Greed In My Dining Room

I suppose its really more of a dining nook. Its never used as either a room or a nook. Most of the time its just another flat surface to pile things onto. I usually eat at my workbench in front of my computer. The radiation helps keep the food warm you see. I was eating soup and watching the BBC news. Another famine taking place in Africa. Which is actually the same famine they were shouting about in 2010, but had forgotten about for a while. They showed a child that had been receiving treatment for 3 months. Nobody wants to shock anyone out of their immediate concerns. Someone said feeding the poor wasn’t the answer anyway. It seems to have become the creed of everyone that doesn’t want to look. The ones that don’t want to pay. The ones that want a new iPad. Every 3 months or so, whenever the OS is updated. Look, there’s a brand new game app, but you have to have the newest phone, pad, laptop or it doesn’t work. Shortly following the breaking news that the famine was still happening, the newest breaking news was the IMF seeking to increase its funds (borrow) by $500 billion or so. A trillion would be better, of course. They need it to FEED the European economy. And there I was thinking that an economy is a lifeless inanimate object idea created by humanity to avoid paying its bills. I had no idea the European economy was suffering a famine too. A famine of stuff, they hadn’t enough money to pay for more stuff.

So I twisted my mind inside out to remember some of my anthropology from university several years ago. I recalled some African studies classes, a study of the caloric intake of the various countries around the globe. It was approximately 1999, aeons ago. The average human needs roughly 2000 calories per day, this changes by how enormous you are and how little exercise you engage in. At the time the average caloric intake per capita in Canada was 4500. In sub-Saharan Africa the average was 1150. Google to the rescue, what is that today I demanded of the page. And amazingly enough found that Canadians had decided they were too fat and had reduced their caloric intake to a mere 3506 calories per day. Also amazing was the glitzy interactive graph showing that all the countries of Africa had improved their diets to over 2000 calories per day. And most amazing of all was Somalia with a staggering 2350 calories per day. Really, I thought, am I missing something here. Maybe there are a few people who are eating 100,000 calories a day. Or is all the famine talk wrong. Who is measuring what? Where was this study done? Or could this be one of the years when grain prices are just low enough to send all the grain the west promised over the past 5 years all at once. They are measuring the caloric intake by how many calories we decide to send them, all at once.

‘Greed’, 36″ X 60″, oil on canvas, 2010-2011.

Famine

‘More’, 30″ X 40″, oil on canvas, 1996.

Again and again and again.

Economist politicians, can’t feed you right now, they have important bills to pay. Their computers want cash this time. Can you wait until October? They will give two times as much rice as you need, but not until October, maybe November. Here, have some bullets and guns instead, defend your razor wire borders from intruders looking for food, oil, slaves, whatever. You need tear gas, ok, lots of that going around for cheap. No water though. Sorry. Maybe next year. Can you wait until next year? Everything will be better then. They guarantee it.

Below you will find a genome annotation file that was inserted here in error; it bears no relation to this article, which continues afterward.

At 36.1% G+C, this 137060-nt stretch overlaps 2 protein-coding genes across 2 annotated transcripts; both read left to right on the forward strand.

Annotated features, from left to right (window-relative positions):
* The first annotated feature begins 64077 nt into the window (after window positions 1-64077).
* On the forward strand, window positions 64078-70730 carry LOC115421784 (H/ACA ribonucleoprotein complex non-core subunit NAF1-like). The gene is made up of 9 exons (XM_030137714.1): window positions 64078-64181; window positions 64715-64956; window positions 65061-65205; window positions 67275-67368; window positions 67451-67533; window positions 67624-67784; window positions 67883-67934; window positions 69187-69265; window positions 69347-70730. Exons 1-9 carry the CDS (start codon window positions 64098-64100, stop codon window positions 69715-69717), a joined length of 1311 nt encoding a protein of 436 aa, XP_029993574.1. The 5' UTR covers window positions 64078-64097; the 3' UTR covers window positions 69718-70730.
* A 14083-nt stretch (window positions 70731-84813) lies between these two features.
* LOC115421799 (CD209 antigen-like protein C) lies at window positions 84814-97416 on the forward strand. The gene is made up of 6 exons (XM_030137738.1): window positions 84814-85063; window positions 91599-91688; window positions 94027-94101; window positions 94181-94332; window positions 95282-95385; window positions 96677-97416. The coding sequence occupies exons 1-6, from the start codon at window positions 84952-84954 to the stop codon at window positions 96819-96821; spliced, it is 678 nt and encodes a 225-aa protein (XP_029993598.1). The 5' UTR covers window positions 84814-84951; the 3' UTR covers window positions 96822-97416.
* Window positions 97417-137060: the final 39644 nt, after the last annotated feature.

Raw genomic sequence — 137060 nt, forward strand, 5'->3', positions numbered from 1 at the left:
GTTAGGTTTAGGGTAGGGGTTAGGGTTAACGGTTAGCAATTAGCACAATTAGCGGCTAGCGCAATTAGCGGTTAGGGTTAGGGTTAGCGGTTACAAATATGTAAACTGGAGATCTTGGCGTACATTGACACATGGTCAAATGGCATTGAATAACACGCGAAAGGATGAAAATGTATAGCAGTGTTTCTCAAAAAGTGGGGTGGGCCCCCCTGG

Broccoli Corn and Tomatoes

‘Brocolli Corn and Tomatoes’, 11″ X 14″, watercolour, 2011.

Sitting on the railing of the balcony of my cell atop the ivory tower at the centre of the universe I noticed some farmers in the park across the highway. I must paint some vegetables, I said to no one in particular. A request was immediately sent to the warden of the tower. Just this once, she said, and don’t you dare speak to any humans about what you do or don’t know about anything! Is that clear? Of course, I replied. I dashed quickly across the highway between the giant rolling mobile entertainment machines where I traded a spherical ball of aluminum I had made from the cigarette packaging I was not supposed to have for a bunch of broccoli. What are you doing? One of the humans squeaked as it approached. I could tell from the pitch of the voice it was a female. I had to be cautious, they befuddle me. Painting the vegetables in the park! I wondered if she understood what I meant. Really! she quipped excitedly, Most people eat them you know! Why would anyone eat broccoli. I jabbed back. She handed me other vegetables to add to my pile. Here, have some corn and tomatoes. You look hungry. Where are you from? I was wearing my uniform and thought it was obvious where I was from, but pointed across the road and up at the top of the ivory tower. Up there! I said. I don’t normally come this close to the ground but I saw the farmers. Are you okay? Up there? She didn’t look up there at all, most humans don’t, look up that is. I thought briefly about saying NO! but quickly decided against it. I could hear the wardens keys jangling in my inner ear. Yes its fine up there. I’d better go before I say something your not supposed to know. Her face went blank. I’d said the wrong thing. What do you mean? She clearly didn’t want an actual answer so I told her I have to go make some soup now. Oh, yes, she was relieved, I thought you said something else. No, I replied, just the soup thing, thats all, do you hear a jangling noise?  Its the traffic on the highway, she whispered into my face. So I threw all my paints and vegetables into my plastic bag and ran away across the road. Car horns jangling like keys in my face. The warden was at the gate so she let me in. What’s that?, she said pointing to my plastic bag of stuff.

Broccoli! I replied. I’m going to make soup.